Missing: Dr. Alfred Fremder, 70+ years, pianist, music theory teacher, composer, 5’11” approximately 150 pounds with graying hair
Dr. Fremder began teaching at Texas Wesleyan College in Fort Worth, Texas in my freshman year, which was toward the end of his career. His formal, quiet, and reserved demeanor made me uncomfortable. One of only two married professors on staff, he lived what I considered a somewhat normal personal life.
As a piano student I frustrated him because I played well mechanically but lacked piano technique since my instrument was church organ. In addition, my nervousness and tension inhibited me from experiencing the beauty of the music. My fear of playing something wrong paralyzed me. In spite of these weaknesses, during my junior and senior years, Dr. Fremder requested me as his theory assistant, which meant I would grade some of the freshmen theory papers for him. His quiet yet nervous nature made communication difficult. His hands shook constantly. I have since wondered if he had the beginnings of Parkinson’s disease, though that never occurred to me then.
His St. Matthew’s Passion gave me a glimpse into his soul. The dissonance of his work depicted Christ’s pain and suffering; the harmonious sections soared more gloriously after all of the dissonance. Wesleyan’s Oratorio Chorus performed his work at Easter during my senior year. Dr. Fremder bestowed on me the honor of playing the few measures of organ that he wrote into the section where Christ ascended into heaven. The section with organ brought visions of the heavens opening as Christ disappeared into the clouds.
Texas Wesleyan’s robing ceremony before graduation each semester honored graduates and also the professors who had contributed to our development. Graduates invited one professor to present their graduation robe and stole at convocation. Since my organ professor would be out of town for the robing ceremony that summer, I asked Dr. Fremder to robe me at the convocation ceremony. We struggled a little with the robe that day, but I was moved by his concern and love for me. Such a kind soul.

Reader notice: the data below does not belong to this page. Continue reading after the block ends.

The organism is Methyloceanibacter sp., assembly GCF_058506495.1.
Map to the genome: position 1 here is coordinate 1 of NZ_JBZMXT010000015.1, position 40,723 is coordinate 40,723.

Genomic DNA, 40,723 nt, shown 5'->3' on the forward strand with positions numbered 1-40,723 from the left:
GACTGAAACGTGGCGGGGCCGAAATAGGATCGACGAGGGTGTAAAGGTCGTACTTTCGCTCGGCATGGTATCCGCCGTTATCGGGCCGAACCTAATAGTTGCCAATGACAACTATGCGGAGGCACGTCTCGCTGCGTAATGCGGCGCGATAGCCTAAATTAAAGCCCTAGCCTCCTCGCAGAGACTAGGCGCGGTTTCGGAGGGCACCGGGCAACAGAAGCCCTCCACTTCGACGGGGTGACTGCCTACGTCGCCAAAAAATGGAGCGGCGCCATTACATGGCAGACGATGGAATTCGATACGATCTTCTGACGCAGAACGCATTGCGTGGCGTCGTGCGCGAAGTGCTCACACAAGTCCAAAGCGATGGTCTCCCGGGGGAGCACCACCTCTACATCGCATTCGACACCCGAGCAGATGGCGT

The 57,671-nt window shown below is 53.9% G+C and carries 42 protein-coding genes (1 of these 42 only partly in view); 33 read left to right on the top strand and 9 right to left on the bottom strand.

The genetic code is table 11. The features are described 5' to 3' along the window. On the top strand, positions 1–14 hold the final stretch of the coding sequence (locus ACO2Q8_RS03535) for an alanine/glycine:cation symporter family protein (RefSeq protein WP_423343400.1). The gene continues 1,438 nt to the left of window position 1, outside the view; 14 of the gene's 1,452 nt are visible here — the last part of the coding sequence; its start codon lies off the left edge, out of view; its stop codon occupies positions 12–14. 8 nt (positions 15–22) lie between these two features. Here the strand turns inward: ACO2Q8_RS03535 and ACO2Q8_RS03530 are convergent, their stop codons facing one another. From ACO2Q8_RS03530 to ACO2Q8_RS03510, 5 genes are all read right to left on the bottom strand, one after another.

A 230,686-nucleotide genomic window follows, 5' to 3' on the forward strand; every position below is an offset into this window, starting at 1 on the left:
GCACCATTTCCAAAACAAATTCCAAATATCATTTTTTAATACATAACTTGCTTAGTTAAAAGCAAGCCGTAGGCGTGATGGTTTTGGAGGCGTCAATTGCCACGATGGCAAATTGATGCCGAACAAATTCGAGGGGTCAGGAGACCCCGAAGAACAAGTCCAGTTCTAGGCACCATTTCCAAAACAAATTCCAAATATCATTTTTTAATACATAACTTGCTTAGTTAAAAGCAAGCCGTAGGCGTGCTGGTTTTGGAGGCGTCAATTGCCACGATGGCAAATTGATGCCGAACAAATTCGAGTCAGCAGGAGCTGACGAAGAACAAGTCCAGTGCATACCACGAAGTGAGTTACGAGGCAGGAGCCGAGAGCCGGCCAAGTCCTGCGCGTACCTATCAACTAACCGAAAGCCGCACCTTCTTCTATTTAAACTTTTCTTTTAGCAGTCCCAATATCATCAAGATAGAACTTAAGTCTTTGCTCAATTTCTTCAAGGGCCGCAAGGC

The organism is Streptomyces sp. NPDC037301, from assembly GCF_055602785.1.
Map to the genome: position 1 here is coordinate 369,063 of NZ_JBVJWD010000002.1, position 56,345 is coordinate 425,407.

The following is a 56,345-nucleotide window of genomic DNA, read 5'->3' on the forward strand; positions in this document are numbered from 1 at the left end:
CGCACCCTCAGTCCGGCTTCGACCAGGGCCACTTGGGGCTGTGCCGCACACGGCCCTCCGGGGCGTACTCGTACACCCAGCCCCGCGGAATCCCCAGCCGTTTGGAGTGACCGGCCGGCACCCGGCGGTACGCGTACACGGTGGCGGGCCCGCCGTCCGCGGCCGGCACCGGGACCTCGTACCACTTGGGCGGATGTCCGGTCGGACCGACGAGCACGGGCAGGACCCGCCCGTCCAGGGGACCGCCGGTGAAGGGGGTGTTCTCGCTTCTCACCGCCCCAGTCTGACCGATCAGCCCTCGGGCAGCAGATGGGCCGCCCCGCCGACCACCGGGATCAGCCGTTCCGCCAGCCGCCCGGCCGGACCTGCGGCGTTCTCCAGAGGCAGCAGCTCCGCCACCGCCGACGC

One day, not long before my graduation, the doorbell rang at my parents’ home; when I answered it, I was astounded to find Dr. Fremder standing there. He carried a small gift. We talked at the door briefly and he left. When I opened the gift, I found a wooden ladybug paperweight. She had black metal legs and antennae, the usual bulge for her head, and a red body with black spots. Though quite ordinary, the gift reminded me that this tiny, fleeting creature provides beneficial effects on the environment. Like this often overlooked insect, I hoped I could benefit the lives of my students.
My preoccupation with my career did not keep the ladybug paperweight from going to school with me as a reminder of my goals. Soon I would tell the kids, “Turn in your work under the ladybug.” She anchored the papers turned in each day for a total of twelve years in Crowley and Grapevine-Colleyville.
By the time Ladybug and I began teaching at Poolville, she had lost her legs and antennae; only her body remained, her paint worn in places. I am much like the ladybug after all these years, worn physically and emotionally. Like her missing legs and antennae, I have lost parts of myself to the kids from the battles over the years. However, when some of my less sensitive students stole her and kicked her down the hall, I took her home. I could not risk losing her, for she is all I have of Dr. Fremder. My efforts to find him have been unsuccessful. I fear he is dead.
During those college days, I did not realize then the attachment a teacher has for his students, particularly if the relationship spans years. As Dr. Fremder witnessed my growth, so I witnessed my students’ metamorphosis.
I know God placed Dr. Fremder in my life and moved him to give me the ladybug as a statement of his faith and thanks to me. Since then, I have shared my attachment to ladybugs with anyone who will listen. As a result my family and friends have given me gifts of ladybugs that remind me of the Ladybug Legend from the Middle Ages. The story tells of a rural community whose crops were being ravaged by aphids. Their prayers to Mary, the mother of Jesus, eventually brought thousands of ladybugs who destroyed the aphids and saved the crops. Only a great and mighty God could create such a tiny insect that does so much good even today. This is how the ladybug got her name: “the bug of our Lady.”
I hope and pray I have been a ladybug to people that God has put in my path. She has changed my life.